Wrightspeed is a Silicon Valley, start-up company that manufactures powertrains. “We make things go, and we like doing well,” the company states.
According to Wrightspeeds site, “We like to make things go, and we like doing it well. Built on a tradition of quality systems engineering, Wrightspeed’s powertrains are the next step in the evolution of vehicle propulsion. Located in the heart of Silicon Valley, Wrightspeed’s engineering team has particular strengths in control systems, high-reliability software, and high-power analog electronics. Wrightspeed holds most of the IP for its powertrains, including patented-pending controls, 200 kW inverter, 41 kg 250 hp electric motor, two speed gear box with clutch-less shifting, battery pack, battery management system, and LCD user interface.”– Consider the company the Tesla of the commercial vehicle world.
Wrightspeed has a product called the Route– a “plug and play repower kit for medium duty fleet trucks that maximizes efficiency without compromising performance.”
The company’s website says the Route uses electric drive that can be plugged in and has no range limitations.
Here’s how it works: “the Route™ turbine generator charges batteries, as needed, on the road and can run on liquid or gaseous fuel.”
Wrightspeed’s first major customer of its turbine-electronic engine is FedEx. The company’s product, the Route, will replace some of the fleet’s diesel engines, transmissions and replace with with a fuel efficient powertrain.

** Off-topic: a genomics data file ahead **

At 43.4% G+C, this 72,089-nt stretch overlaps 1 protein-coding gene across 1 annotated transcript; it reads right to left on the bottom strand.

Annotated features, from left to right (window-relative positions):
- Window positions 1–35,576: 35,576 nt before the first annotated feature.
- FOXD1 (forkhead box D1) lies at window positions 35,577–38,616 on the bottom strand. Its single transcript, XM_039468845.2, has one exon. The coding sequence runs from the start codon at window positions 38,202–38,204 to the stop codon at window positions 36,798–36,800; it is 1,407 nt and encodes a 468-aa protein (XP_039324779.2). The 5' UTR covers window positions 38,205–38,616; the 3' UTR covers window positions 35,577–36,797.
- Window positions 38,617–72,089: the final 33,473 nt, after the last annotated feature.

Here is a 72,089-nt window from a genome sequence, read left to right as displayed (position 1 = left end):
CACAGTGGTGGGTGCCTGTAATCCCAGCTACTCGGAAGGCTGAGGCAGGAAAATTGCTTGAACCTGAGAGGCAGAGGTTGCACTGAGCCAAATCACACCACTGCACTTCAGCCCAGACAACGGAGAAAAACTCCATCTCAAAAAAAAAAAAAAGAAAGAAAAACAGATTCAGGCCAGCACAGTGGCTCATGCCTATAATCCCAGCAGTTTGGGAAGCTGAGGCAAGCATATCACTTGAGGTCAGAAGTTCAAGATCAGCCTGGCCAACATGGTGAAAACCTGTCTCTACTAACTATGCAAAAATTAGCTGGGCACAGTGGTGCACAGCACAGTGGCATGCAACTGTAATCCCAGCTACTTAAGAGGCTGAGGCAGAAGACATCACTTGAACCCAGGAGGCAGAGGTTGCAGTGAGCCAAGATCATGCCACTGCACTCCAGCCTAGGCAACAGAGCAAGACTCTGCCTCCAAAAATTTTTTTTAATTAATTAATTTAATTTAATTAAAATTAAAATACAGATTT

“We tend to think of pure battery electric vehicles as the cleanest vehicle technology available, and that used to be true,” says marketing manager, Maya Giannini. “However, our onboard generator burns cleaner per kWh than the average mix of US electric power plants, making Wrightspeed’s products cleaner than an EV.”
Wrighspeed says their system can save TWENTY TIMES more fuel than a 100mpg car! The company’s CEO and founder, Ian Wright, said that commercial electric vehicles make more sense than electronic passenger cars, because with the fuel savings for fleets are worth the cost of the technology.
“For electric drive to make economic sense, you have to displace enough fuel to pay for the technology,” says founder and CEO, Ian Wright. “That pretty much rules out passenger cars, because they don’t burn enough fuel. Medium-duty trucks on commercial routes burn thousands of gallons of fuel annually.”
Wrightspeed fitted an Isuzu NPR with the Route power train system and found that without the Route, the truck averaged 12 mpg– once the truck was retrofitted, it averaged 44 mpg– a 300% improvement!
“The measured miles per gallon will vary widely with drive cycle. We are modest in our calculations, because fleet operators are looking for a new technology they can trust to reduce their bottom line.” says Wrightspeed’s marketing manager, Maya Giannini. “They carefully track their fuel usage, and inflated efficiency numbers do nothing to further their trust in the clean tech industry.”
Video Credit: WrightspeedOfficial·